A Comparison of the Present and Proposed OR Department of Cardinal Santos Medical Center, Using Evidence-Based Design Criteria

  • Ronald John B. Dalmacio


Designing Surgery Departments in the Philippine setting is a challenge for architects. The lack of information on how to validate design elements can lead to calculable consequences determined by the hospital’s turnover time and profit. Often, any architect who will explore a way to design these departments would initiate a trial-and-error design process because of the lack of knowledge and information to the needs of both the patients and the staffing—nurses, doctors, office staff, etc.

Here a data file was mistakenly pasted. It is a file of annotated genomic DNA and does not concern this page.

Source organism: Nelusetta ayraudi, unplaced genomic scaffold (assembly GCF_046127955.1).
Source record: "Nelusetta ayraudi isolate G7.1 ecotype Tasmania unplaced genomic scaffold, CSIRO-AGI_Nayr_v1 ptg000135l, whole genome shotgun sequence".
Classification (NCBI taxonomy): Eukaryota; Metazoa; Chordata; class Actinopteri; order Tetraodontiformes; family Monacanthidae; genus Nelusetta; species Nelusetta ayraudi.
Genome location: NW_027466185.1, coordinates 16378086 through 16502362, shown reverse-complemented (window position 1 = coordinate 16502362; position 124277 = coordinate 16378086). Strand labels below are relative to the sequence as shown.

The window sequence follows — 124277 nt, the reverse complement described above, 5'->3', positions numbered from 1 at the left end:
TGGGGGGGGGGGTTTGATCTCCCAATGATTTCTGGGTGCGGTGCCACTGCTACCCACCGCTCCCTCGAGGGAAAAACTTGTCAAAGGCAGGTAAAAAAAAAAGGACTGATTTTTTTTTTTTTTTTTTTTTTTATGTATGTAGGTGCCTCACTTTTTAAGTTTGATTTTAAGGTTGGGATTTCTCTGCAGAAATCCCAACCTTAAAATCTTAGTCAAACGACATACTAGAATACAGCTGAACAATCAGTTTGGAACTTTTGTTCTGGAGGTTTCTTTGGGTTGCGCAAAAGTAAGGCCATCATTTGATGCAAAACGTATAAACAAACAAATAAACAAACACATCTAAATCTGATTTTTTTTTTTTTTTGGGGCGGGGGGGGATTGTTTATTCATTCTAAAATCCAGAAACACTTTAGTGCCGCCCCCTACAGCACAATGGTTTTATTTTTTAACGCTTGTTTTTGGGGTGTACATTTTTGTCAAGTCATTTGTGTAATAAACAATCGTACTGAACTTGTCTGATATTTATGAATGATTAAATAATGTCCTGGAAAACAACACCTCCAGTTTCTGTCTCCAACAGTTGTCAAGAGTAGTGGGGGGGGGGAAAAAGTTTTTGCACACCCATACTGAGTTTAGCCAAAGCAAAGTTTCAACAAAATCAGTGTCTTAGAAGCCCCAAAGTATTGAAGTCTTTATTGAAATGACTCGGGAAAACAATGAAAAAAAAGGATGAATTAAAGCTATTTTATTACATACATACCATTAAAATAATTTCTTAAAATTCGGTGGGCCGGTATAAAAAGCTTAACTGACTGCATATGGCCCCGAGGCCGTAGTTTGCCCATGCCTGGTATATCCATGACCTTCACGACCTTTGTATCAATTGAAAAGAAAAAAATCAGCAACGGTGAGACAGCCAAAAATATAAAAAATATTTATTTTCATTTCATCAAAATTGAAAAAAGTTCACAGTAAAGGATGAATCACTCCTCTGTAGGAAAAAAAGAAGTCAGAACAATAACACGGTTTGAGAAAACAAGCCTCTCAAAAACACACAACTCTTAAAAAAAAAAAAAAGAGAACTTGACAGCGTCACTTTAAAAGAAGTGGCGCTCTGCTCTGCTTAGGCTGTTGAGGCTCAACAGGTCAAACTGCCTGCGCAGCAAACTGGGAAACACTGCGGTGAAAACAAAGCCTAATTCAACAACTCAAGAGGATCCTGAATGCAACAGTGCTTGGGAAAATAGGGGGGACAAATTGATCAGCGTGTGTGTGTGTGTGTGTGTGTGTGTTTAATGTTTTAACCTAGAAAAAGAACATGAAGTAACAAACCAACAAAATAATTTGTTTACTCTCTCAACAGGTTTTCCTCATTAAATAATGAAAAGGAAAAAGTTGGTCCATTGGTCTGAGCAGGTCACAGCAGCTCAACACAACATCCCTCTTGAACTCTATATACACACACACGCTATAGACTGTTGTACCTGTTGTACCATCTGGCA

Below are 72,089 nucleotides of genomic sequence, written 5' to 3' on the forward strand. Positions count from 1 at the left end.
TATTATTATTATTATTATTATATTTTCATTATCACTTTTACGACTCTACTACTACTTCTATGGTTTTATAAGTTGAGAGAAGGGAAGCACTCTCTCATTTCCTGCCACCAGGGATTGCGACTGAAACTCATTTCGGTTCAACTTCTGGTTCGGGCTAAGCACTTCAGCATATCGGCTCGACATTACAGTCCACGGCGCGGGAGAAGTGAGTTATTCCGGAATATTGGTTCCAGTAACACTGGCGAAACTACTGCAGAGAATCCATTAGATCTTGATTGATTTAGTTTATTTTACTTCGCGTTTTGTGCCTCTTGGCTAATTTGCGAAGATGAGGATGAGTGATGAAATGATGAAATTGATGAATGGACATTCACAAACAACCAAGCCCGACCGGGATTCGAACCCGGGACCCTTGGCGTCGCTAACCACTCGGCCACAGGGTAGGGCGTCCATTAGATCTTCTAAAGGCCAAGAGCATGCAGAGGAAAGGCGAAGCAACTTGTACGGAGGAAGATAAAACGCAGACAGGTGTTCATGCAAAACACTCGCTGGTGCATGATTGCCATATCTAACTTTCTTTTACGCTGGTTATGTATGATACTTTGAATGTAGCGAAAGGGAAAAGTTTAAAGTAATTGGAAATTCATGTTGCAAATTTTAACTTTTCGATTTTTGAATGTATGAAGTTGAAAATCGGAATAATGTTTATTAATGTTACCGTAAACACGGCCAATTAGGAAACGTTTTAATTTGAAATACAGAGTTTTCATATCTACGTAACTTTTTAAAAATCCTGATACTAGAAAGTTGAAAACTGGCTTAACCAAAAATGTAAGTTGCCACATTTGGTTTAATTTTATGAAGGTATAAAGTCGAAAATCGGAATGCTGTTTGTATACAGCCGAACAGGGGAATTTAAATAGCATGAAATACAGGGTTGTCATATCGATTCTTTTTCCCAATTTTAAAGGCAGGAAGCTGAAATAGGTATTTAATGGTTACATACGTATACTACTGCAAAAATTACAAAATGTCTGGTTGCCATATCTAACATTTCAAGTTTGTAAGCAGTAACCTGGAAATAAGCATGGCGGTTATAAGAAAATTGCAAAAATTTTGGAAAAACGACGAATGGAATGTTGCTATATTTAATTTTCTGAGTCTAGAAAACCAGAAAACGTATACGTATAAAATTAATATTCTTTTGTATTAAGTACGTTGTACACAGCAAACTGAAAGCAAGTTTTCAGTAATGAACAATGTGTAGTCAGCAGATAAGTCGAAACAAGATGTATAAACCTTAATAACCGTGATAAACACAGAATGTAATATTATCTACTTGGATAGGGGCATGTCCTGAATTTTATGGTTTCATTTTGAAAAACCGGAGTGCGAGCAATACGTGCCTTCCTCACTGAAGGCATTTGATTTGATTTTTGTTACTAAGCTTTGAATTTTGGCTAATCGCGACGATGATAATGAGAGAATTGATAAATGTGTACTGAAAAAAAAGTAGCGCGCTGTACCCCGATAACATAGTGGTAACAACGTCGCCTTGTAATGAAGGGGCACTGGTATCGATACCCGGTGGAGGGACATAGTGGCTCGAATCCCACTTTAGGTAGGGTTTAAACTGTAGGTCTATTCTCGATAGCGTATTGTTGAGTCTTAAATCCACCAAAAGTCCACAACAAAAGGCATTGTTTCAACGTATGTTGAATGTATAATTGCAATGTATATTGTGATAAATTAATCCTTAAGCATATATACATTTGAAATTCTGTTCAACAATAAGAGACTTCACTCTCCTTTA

This design problem is called Design Dilemma by Lauren Thomas (2010). Design Dilemma is experienced whenever a design problem, such as how to design an Operating Department, leads into a paralysis from the analysis due to the complexity of the users involved, as well as the lack of formal experimentation into the relationship between facility design and its effects on the operations. Ultimately, it results to a design qualified by the number of surgery cases served per day. Krupka, & Sandberg (2006) stated that operating room management focuses on reducing wasted time to perform more cases in regular business hours, reduce overtime, or provide a better experience for staff and patients. All of this will be contextualized into Philippine medical facilities which hospital architects in the country need as a guide to newer hospitals in the future.